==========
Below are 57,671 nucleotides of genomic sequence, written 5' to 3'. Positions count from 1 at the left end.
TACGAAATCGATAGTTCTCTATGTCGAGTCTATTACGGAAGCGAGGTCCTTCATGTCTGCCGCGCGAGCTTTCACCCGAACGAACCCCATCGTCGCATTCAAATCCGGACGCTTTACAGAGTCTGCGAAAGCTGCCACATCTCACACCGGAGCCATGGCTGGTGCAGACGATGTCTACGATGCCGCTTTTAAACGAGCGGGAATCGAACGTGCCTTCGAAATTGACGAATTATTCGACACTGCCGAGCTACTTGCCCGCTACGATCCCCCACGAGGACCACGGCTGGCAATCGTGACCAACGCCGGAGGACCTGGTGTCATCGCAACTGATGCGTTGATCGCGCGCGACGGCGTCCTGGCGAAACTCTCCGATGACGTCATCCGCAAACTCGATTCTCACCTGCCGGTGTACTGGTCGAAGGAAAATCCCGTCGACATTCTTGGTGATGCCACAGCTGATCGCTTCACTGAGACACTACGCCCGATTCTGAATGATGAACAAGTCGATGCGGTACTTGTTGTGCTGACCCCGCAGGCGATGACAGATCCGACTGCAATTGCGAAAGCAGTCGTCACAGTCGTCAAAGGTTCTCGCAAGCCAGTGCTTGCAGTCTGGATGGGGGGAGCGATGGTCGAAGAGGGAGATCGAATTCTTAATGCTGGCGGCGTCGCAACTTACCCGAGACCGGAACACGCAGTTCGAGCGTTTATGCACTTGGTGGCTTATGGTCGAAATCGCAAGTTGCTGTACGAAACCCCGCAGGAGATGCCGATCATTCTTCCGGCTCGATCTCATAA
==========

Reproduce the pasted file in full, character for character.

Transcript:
Below are 57,671 nucleotides of genomic sequence, written 5' to 3'. Positions count from 1 at the left end.
TACGAAATCGATAGTTCTCTATGTCGAGTCTATTACGGAAGCGAGGTCCTTCATGTCTGCCGCGCGAGCTTTCACCCGAACGAACCCCATCGTCGCATTCAAATCCGGACGCTTTACAGAGTCTGCGAAAGCTGCCACATCTCACACCGGAGCCATGGCTGGTGCAGACGATGTCTACGATGCCGCTTTTAAACGAGCGGGAATCGAACGTGCCTTCGAAATTGACGAATTATTCGACACTGCCGAGCTACTTGCCCGCTACGATCCCCCACGAGGACCACGGCTGGCAATCGTGACCAACGCCGGAGGACCTGGTGTCATCGCAACTGATGCGTTGATCGCGCGCGACGGCGTCCTGGCGAAACTCTCCGATGACGTCATCCGCAAACTCGATTCTCACCTGCCGGTGTACTGGTCGAAGGAAAATCCCGTCGACATTCTTGGTGATGCCACAGCTGATCGCTTCACTGAGACACTACGCCCGATTCTGAATGATGAACAAGTCGATGCGGTACTTGTTGTGCTGACCCCGCAGGCGATGACAGATCCGACTGCAATTGCGAAAGCAGTCGTCACAGTCGTCAAAGGTTCTCGCAAGCCAGTGCTTGCAGTCTGGATGGGGGGAGCGATGGTCGAAGAGGGAGATCGAATTCTTAATGCTGGCGGCGTCGCAACTTACCCGAGACCGGAACACGCAGTTCGAGCGTTTATGCACTTGGTGGCTTATGGTCGAAATCGCAAGTTGCTGTACGAAACCCCGCAGGAGATGCCGATCATTCTTCCGGCTCGATCTCATAA